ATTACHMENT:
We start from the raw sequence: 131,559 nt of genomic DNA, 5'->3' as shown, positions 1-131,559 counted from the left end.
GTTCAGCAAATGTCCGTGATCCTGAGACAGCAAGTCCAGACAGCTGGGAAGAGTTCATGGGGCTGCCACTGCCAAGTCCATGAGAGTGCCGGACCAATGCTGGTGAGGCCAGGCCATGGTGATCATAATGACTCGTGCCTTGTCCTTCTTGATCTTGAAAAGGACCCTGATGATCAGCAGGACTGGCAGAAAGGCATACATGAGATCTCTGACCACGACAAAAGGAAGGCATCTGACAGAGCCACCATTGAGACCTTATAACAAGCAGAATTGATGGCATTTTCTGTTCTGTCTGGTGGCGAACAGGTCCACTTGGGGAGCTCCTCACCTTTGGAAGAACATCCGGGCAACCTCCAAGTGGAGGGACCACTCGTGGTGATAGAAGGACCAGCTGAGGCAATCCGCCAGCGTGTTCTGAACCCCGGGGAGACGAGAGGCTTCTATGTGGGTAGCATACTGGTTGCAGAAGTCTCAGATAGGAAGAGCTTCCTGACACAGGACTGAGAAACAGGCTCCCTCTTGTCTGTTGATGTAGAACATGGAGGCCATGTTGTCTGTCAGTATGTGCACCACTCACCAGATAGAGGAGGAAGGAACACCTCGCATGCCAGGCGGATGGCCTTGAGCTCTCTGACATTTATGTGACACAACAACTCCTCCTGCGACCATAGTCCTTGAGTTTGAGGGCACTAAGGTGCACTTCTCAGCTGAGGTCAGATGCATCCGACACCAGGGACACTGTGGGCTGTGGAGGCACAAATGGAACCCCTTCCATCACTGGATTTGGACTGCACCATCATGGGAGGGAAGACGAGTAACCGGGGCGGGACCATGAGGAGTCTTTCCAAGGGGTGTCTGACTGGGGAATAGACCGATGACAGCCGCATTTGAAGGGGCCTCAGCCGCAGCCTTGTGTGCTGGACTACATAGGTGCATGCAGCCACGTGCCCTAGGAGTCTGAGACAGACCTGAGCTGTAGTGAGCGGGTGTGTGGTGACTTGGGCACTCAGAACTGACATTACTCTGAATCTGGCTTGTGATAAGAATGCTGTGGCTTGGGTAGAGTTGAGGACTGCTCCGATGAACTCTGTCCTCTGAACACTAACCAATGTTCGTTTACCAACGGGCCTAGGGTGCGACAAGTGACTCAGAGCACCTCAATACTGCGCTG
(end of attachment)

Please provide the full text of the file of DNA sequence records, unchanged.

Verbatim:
We start from the raw sequence: 131,559 nt of genomic DNA, 5'->3' as shown, positions 1-131,559 counted from the left end.
GTTCAGCAAATGTCCGTGATCCTGAGACAGCAAGTCCAGACAGCTGGGAAGAGTTCATGGGGCTGCCACTGCCAAGTCCATGAGAGTGCCGGACCAATGCTGGTGAGGCCAGGCCATGGTGATCATAATGACTCGTGCCTTGTCCTTCTTGATCTTGAAAAGGACCCTGATGATCAGCAGGACTGGCAGAAAGGCATACATGAGATCTCTGACCACGACAAAAGGAAGGCATCTGACAGAGCCACCATTGAGACCTTATAACAAGCAGAATTGATGGCATTTTCTGTTCTGTCTGGTGGCGAACAGGTCCACTTGGGGAGCTCCTCACCTTTGGAAGAACATCCGGGCAACCTCCAAGTGGAGGGACCACTCGTGGTGATAGAAGGACCAGCTGAGGCAATCCGCCAGCGTGTTCTGAACCCCGGGGAGACGAGAGGCTTCTATGTGGGTAGCATACTGGTTGCAGAAGTCTCAGATAGGAAGAGCTTCCTGACACAGGACTGAGAAACAGGCTCCCTCTTGTCTGTTGATGTAGAACATGGAGGCCATGTTGTCTGTCAGTATGTGCACCACTCACCAGATAGAGGAGGAAGGAACACCTCGCATGCCAGGCGGATGGCCTTGAGCTCTCTGACATTTATGTGACACAACAACTCCTCCTGCGACCATAGTCCTTGAGTTTGAGGGCACTAAGGTGCACTTCTCAGCTGAGGTCAGATGCATCCGACACCAGGGACACTGTGGGCTGTGGAGGCACAAATGGAACCCCTTCCATCACTGGATTTGGACTGCACCATCATGGGAGGGAAGACGAGTAACCGGGGCGGGACCATGAGGAGTCTTTCCAAGGGGTGTCTGACTGGGGAATAGACCGATGACAGCCGCATTTGAAGGGGCCTCAGCCGCAGCCTTGTGTGCTGGACTACATAGGTGCATGCAGCCACGTGCCCTAGGAGTCTGAGACAGACCTGAGCTGTAGTGAGCGGGTGTGTGGTGACTTGGGCACTCAGAACTGACATTACTCTGAATCTGGCTTGTGATAAGAATGCTGTGGCTTGGGTAGAGTTGAGGACTGCTCCGATGAACTCTGTCCTCTGAACACTAACCAATGTTCGTTTACCAACGGGCCTAGGGTGCGACAAGTGACTCAGAGCACCTCAATACTGCGCTG